Hypnotherapy in Glasgow
Anger stems from frustration, I think, at an inability to reach a solution. However, it can also be addictive, because it feels like it gives us power to attack and control the things that are causing us frustration. If we took a step back and just decided not to become attached to our ideas; to listen to what others had to say; to understand why the situation is occurring; and relaxed, realising that it really is not the end of the world…we would probably reach a better solution faster, without upsetting ourselves or others. Without harming out bodies.
When we are angry, we feel our anger is justified. Sometimes it is. However, if anger is not managed correctly it can spiral out of control, causing much damage. Surges of energy go through the entire body, chemicals are released. Adrenalin, for example. The energy has to go somewhere: a partner, a wall or ourselves. If we suppress the emotions, the next time something happens, we may overreact, leading to shame, leading to more suppression of feelings.
Anger problems have been conceptualised as the “inability to process emotions or life’s experiences” either because the capacity to regulate emotions has never been sufficiently developed, or because it has been temporarily lost due to recent trauma.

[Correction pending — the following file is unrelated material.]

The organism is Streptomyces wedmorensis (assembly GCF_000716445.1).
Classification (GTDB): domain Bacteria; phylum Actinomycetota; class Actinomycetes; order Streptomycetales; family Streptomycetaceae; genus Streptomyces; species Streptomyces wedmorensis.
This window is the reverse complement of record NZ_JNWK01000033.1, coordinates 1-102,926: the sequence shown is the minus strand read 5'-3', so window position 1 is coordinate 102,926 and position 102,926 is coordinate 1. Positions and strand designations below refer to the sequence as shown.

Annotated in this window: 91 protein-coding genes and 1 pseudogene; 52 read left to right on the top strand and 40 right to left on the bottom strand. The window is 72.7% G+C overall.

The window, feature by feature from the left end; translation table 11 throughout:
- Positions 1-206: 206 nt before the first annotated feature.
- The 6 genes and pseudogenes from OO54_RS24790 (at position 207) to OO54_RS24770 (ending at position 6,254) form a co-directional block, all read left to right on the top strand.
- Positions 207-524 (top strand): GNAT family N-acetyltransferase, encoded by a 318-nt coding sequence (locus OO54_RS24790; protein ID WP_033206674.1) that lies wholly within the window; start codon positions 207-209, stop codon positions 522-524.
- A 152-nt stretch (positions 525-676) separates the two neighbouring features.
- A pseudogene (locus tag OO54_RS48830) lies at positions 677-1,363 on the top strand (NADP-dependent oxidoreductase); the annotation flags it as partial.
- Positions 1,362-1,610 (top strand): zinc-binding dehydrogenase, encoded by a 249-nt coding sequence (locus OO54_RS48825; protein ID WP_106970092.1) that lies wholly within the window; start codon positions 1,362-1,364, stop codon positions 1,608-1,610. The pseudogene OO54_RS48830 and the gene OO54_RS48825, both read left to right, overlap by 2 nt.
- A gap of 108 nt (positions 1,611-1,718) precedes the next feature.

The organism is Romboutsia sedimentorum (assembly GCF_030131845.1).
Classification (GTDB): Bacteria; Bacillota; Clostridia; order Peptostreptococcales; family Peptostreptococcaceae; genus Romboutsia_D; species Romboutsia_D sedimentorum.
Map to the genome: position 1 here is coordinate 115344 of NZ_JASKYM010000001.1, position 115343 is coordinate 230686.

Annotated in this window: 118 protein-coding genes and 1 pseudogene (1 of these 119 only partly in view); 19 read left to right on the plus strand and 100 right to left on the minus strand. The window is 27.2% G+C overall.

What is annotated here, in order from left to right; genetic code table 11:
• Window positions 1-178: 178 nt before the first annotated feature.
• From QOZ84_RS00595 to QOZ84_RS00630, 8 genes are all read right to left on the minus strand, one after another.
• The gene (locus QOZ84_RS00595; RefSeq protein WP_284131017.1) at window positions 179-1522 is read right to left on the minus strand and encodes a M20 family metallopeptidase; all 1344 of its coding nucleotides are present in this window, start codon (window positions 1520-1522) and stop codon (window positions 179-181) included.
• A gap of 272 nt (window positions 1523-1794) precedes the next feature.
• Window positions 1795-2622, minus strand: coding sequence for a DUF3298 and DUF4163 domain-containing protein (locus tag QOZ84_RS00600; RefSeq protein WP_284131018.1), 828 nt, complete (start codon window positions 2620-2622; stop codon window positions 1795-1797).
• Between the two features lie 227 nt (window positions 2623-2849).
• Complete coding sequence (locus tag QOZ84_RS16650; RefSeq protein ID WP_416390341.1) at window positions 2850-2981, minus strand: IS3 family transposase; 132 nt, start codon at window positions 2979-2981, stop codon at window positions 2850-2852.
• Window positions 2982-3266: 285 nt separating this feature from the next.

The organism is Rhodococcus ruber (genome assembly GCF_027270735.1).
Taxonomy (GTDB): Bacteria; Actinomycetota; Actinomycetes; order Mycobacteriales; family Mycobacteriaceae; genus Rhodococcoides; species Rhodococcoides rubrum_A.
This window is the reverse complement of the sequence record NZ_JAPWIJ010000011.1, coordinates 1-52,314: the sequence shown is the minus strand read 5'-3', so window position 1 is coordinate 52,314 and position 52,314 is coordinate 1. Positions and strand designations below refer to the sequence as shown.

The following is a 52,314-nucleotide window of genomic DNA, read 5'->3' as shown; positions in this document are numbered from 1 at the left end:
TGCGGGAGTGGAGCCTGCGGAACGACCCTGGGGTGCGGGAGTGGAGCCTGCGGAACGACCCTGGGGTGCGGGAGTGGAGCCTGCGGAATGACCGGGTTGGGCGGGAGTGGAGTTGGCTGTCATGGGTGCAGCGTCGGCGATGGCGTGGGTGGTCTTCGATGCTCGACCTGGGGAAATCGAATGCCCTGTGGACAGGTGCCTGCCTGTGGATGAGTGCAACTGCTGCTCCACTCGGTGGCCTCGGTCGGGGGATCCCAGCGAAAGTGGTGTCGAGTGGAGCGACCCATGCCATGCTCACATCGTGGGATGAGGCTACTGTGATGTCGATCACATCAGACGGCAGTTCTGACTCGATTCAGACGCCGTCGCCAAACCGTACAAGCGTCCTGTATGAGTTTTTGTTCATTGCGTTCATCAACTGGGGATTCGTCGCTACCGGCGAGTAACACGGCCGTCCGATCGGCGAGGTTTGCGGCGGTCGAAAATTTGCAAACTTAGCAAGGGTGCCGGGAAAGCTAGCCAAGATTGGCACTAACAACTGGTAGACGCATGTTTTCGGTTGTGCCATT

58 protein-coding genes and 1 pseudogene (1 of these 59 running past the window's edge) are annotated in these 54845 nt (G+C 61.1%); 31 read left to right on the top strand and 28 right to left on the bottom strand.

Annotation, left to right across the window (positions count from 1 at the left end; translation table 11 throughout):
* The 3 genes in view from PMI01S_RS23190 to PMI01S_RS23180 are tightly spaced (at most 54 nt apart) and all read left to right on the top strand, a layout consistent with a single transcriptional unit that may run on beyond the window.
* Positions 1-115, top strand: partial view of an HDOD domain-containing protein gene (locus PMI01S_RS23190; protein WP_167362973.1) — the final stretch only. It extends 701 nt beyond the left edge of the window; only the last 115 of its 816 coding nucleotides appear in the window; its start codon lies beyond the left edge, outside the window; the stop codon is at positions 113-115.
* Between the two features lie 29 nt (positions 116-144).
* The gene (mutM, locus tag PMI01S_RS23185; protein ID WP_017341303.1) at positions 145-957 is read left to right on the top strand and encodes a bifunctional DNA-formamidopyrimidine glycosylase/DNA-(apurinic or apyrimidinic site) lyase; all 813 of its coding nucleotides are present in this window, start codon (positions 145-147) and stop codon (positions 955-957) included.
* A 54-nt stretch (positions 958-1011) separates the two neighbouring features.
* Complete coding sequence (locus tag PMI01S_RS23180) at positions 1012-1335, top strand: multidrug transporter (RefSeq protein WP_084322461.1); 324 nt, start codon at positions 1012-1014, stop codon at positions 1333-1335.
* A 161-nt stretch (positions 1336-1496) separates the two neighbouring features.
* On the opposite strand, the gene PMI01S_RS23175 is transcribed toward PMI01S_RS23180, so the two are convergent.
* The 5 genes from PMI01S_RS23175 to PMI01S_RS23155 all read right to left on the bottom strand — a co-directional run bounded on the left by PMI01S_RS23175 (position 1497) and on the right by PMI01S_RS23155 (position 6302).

It is a natural emotion, rating from mildly annoyed to moderately angry to completely enraged, being felt most severely when we feel under some kind of threat, where we lose all sense of self-monitoring and may fly into a rage. Psychologists recognise three types of anger:
Anger can cause many problems that lead people to seek help from therapy: stress-related disorders, mild depression, self-harm, an inability to communicate effectively with others, inability to be assertive and an inability to problem-solve. Both stress and anger have been linked to high blood pressure, psoriasis, pain and arthritis, amongst other things.
There are three ways in which anger can rear its head. Firstly, it can lead to aggression, although not necessarily. Secondly, sometimes anger is passive, which is a subject I shall try to address at a later date. Thirdly, it can be suppressed. Although suppression of anger does have harmful effects, psychologists now criticise cathartic forms of therapy. That is, the releasing of pent up emotions.
Very often issues stemming from anger, and the anger itself, can be successfully treated and managed, through relaxation, cognitive-behavioural hypnotherapy, assertiveness training and problem-solving therapy. Clients have reported feeling much better, having lower blood pressure, reduced outbreaks of psoriasis, improvement in arthritic conditions and reduced discomfort from pain conditions, including mystery pain. Negative emotions, such as anger and sadness, often create physical pain from psychological pain. Symptoms are often alleviated through CBH.
If you would like to know more about how cognitive-behavioural hypnotherapy can help you improve your mood, reduce your anger, feel better physically and psychologically, reduce your blood pressure, help with psoriasis, arthritis and other pain conditions, please get in touch. I’m here to help.
References and Further Reading:
Paul M. Hughes, Anger, Encyclopedia of Ethics, Vol I, Second Edition, Rutledge Press
Raymond W. Novaco, Anger, Encyclopedia of Psychology, Oxford University Press, 2000
Parker Hall, 2008, Anger, Rage and Relationship: An Empathic Approach to Anger Management, Routledge
Schore AN, 1994, Affect Regulation and the Origin of Self, Hillsdale, NJ, Erlbaum Associates, Inc